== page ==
San Francisco is often unfairly parodied as a haven for NIMBYs– a place where everyone claims to want more affordable housing, just not in their own community. But, as I always tell visitors, the issue is more nuanced and the outcomes often more positive. There are more YIMBYs than NIMBYs.
Just a few months ago, I spoke with a packed room of residents of the City’s Diamond Heights neighborhood about our newest development – affordable homes to be built on land donated to us by a generous benefactor. It is a wonderful opportunity in an area where such homes are hard to come by.
The level of community support was heartening to hear. While many speakers were, of course, keen to see a development that complimented the existing character of the community, and had a number of detailed questions, this was done in an atmosphere of constructive engagement.
These Habitat homes will be for families in what we call the “missing middle” – households earning between 40%-80% of area median income. These families earn too much to be eligible for subsidized rent and far too little to buy in to the market. They work as nursing assistants, construction laborers, and grocery store clerks – roles that are essential to thriving communities.
This is how affordable development is done in our region: making sure the construction is tailored to the specific needs of each municipality, community, neighborhood and street. A one-size-fits-all model simply won’t work and will quite rightly be rejected by residents who want to be consulted on projects.
So why does the impression still exist that the City is anti-development? Well, because too often the loudest anti-development voices are not balanced by the views of the many residents who are pro-development when it is done in the right way and is responsive to the needs of each community.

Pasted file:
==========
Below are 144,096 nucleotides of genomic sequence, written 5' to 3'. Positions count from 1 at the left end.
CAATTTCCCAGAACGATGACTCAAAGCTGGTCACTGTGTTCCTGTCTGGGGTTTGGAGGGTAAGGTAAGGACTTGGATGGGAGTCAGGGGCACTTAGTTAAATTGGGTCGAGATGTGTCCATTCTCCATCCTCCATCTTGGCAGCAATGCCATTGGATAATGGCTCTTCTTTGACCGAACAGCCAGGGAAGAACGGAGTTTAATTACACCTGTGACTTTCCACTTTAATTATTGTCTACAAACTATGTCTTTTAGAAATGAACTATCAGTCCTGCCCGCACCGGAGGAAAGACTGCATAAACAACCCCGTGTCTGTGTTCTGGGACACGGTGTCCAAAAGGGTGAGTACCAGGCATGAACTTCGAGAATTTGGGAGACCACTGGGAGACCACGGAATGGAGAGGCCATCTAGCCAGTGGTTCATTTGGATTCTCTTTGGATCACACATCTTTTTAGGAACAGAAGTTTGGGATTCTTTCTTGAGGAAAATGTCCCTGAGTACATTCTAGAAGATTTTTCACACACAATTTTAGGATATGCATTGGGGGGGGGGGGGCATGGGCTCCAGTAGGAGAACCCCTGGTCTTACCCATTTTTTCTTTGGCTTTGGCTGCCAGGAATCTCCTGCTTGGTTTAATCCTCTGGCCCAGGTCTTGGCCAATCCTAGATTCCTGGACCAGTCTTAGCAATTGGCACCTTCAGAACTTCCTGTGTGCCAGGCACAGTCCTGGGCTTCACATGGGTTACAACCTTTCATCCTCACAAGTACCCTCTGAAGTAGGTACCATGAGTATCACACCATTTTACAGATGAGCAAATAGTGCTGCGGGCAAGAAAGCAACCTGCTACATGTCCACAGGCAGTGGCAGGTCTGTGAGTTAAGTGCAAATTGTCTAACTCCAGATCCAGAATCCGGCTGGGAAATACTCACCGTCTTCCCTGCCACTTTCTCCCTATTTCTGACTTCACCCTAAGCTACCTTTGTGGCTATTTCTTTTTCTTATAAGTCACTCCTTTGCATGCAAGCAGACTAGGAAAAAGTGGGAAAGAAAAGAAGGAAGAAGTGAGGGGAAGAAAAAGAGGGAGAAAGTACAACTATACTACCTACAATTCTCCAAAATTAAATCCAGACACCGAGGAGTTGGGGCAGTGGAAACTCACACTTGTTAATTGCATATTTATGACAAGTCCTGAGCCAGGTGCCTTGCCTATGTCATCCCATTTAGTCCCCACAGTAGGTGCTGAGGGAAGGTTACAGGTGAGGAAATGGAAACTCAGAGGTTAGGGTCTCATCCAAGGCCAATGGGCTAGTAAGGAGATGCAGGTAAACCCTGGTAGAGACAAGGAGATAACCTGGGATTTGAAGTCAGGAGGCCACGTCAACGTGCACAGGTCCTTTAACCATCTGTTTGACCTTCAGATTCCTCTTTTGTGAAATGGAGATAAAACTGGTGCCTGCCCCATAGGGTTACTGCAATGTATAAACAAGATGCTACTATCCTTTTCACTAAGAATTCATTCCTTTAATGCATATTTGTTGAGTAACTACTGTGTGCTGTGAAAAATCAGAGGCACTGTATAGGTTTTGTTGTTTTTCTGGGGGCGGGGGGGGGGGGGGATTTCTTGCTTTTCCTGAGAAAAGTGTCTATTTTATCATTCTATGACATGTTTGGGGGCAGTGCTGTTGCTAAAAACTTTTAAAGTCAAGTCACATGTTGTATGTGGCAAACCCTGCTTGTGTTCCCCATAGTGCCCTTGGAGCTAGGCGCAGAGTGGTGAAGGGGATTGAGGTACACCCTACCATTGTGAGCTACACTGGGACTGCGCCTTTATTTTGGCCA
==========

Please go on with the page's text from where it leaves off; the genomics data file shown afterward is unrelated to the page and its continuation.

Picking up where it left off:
It is a solid foundation on which to build. With significant additional resources, and further legislative efforts to drive affordable building, more will come.
Major funding and legislative support
The success of Proposition 1 in November will deliver up to $4 billion in funding to affordable housing projects across the state. This will make a substantial impact on the economic viability of homebuilding for developers and residents alike.
Pending legislation, championed by Assemblyman David Chiu, seeks to restore redevelopment agencies, and the hundreds of millions of dollars they provided each year for affordable homes, and would also boost the state’s low-income housing tax credits. Bills AB11 and AB10 will come before committees in April for further scrutiny and there is hope that newly-installed Governor Gavin Newsom will support them, too.
If we can combine these legislative pushes, make sure the voices of working families are heard, and build on the frequent goodwill of local communities then we will be on track to make a meaningful difference in housing supply for those in most need. Habitat invites all San Franciscans to join us on this journey.
Maureen Sedonaen is the CEO of Habitat for Humanity Greater San Francisco, which builds affordable homes in San Francisco, San Mateo, and Marin counties.